Braide’s method of teaching and ministry was very different from that of the Mission Churches. While they introduce Christianity through the teaching of the Creeds, The Lord’s Prayer and catechism, Braide adopted a more practical approach and contextualized the Gospel among the Delta people. He taught the people to renounce their gods, destroy their fetishes and to simply believe in the Lord Jesus. This approach is Biblical, as reflected in 1 Thessalonians 1: 9-10. Braide was convinced that the approach of the Mission Churches did not deal with the root problems of the Delta people; namely idol worshipping. He knew that until the Delta people lost faith in their witch doctors, idols and fetishes there could be no true conversion. To this end he organized a crusade against charms, idol worshipping and the use of fetish objects. The following are some of his teachings:
(1) He emphasized absolute dependence on God and explained sin and suffering as cause and effect. He taught the people to depend on God for physical and spiritual healing. He encouraged his hearers not to seek traditional medicine nor seek the help of medical doctors.
(2) He also preached that people should abstain from alcoholic beverages and refrain from dealing in magical practices.
(3) Braide demanded a strict observance of Sunday, because in the traditional religion the day of rest was every eighth day, Fenibene, ceremonially observed for the gods. Sunday was the Lord’s Day; therefore no normal activities should take place.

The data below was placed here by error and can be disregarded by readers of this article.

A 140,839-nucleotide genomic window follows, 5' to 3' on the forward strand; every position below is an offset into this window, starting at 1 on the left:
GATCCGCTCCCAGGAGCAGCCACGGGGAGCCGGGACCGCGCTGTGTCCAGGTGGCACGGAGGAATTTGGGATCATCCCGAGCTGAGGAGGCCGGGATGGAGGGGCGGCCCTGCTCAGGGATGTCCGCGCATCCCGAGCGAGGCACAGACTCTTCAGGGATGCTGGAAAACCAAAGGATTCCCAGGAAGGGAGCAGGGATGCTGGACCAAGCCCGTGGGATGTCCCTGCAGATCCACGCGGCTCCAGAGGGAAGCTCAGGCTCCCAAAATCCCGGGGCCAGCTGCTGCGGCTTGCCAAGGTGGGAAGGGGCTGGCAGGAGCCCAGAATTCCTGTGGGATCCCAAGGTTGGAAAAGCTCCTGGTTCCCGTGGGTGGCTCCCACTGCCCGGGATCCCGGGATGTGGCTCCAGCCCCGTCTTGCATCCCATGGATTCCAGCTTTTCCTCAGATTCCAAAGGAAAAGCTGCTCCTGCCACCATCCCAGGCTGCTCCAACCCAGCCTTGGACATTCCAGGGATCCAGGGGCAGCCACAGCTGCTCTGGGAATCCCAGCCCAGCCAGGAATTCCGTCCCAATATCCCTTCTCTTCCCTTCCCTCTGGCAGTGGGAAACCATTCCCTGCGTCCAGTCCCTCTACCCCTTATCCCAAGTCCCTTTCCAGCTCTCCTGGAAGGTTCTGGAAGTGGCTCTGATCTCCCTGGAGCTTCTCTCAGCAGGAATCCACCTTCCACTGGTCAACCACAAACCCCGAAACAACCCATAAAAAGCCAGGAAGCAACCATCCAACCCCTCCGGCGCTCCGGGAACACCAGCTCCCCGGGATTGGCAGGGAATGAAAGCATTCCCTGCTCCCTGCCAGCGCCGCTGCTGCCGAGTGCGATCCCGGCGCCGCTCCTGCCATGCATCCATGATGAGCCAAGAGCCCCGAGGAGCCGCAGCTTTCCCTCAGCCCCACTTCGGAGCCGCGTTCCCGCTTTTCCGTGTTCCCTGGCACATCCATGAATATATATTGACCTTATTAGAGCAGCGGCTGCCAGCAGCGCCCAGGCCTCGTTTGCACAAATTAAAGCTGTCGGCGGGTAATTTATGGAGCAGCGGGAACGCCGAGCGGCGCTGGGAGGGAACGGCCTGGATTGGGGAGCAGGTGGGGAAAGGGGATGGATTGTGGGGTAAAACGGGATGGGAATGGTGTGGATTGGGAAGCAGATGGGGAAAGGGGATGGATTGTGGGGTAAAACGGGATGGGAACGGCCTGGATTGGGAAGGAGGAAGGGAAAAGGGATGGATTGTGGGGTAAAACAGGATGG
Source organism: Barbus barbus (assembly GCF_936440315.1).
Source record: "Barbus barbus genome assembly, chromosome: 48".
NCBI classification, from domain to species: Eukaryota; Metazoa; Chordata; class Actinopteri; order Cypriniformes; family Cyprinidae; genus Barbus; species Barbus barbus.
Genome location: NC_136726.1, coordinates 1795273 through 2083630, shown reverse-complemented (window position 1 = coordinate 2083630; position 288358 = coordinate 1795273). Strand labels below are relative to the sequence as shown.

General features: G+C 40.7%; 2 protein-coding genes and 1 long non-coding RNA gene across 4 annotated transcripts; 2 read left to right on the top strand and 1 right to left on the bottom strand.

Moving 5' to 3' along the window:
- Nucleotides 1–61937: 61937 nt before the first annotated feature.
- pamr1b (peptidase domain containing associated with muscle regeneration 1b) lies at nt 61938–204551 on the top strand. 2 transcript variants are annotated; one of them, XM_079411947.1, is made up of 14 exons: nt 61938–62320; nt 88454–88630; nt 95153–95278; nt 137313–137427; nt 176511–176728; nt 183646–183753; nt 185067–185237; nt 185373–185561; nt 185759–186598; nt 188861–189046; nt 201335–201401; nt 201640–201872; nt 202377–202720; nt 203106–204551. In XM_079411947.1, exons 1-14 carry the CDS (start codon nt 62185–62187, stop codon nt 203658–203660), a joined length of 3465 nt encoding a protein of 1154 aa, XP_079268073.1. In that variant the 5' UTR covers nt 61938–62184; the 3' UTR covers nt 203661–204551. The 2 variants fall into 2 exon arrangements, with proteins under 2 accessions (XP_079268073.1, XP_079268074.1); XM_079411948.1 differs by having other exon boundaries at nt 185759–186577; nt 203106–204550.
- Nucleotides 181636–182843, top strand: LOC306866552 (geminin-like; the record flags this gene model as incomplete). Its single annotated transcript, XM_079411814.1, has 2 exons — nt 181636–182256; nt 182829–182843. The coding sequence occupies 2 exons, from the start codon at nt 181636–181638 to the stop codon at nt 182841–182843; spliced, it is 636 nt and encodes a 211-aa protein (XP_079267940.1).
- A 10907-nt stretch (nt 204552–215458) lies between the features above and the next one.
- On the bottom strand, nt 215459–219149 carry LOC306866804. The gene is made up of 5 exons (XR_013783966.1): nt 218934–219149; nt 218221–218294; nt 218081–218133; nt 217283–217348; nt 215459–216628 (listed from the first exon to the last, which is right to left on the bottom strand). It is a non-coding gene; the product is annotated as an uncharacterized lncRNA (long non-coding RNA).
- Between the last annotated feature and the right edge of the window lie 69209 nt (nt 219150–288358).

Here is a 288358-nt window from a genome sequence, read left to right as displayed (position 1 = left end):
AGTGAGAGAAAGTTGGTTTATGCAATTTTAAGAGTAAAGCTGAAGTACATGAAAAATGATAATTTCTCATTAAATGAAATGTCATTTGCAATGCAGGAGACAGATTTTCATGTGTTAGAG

(4) He recommended a liturgy in which the indigenes should praise God in their local songs, prayers and worship. Braide taught Africans how to worship God in an African way. He castigated the missionaries for not taking the world-view of the Africans into consideration in presenting the Gospel. The Mission Churches made Christianity too remote and intellectual to meet the ritualistic needs of the Delta people’s traditional religion.
Braide’s methods of ministry redefined Christianity as a practical religion for the people of the Niger-Delta, and the result was a large number of conversions to the Anglican Church. Braide, using and encouraging the native language of the Ijaw people and not Igbo, made Christianity available to the average person. He reasoned from his own personal experience of learning the Church doctrines in Igbo that it took a long time, making it burdensome to become a Christian. Aided also by his ability to demonstrate the gift of healing through prayer, he was accepted by his people as a Prophet commissioned by God. The effect of Braide’s preaching was evident in the number of those coming to the enquirers’ class (a modern day equivalent of The Alpha Course). At the Anglican Church the number of people enquirering about Christianity ca. 1909 was 300, but by 1912 (when Braide was already involved in evangelistic activities) the number increased to 2,933. Another influence Braide’s preaching had on the Ijaw people was to convict them to set on fire their fetishes and charms. Like the Biblical Gideon he stopped people from offering sacrifices to the great divinity of Kalabari. Visitations to witch doctors also dramatically decreased as the people relied on God for healing. Another change that occurred was the fall in the sales of alcohol and beverages. As a result, the British administration faced a deficit of £576,000 in 1916, a loss which was ascribed to Garrick Braide’s movement. Braide moved from one village to another preaching the Gospel and telling the people to renounce their fetishes. His ministry spread from Bonny to Urhoboland, Benin and Yorubaland. Some Anglican ministers who supported Braide’s ministry noticed that the statistical figures of those becoming Christians had risen steeply. The cross of Christ was erected in the place of idols, revival meetings were held with thousands of people attending and people were healed faster at Braide’s meetings than in the care of the traditional or European doctors.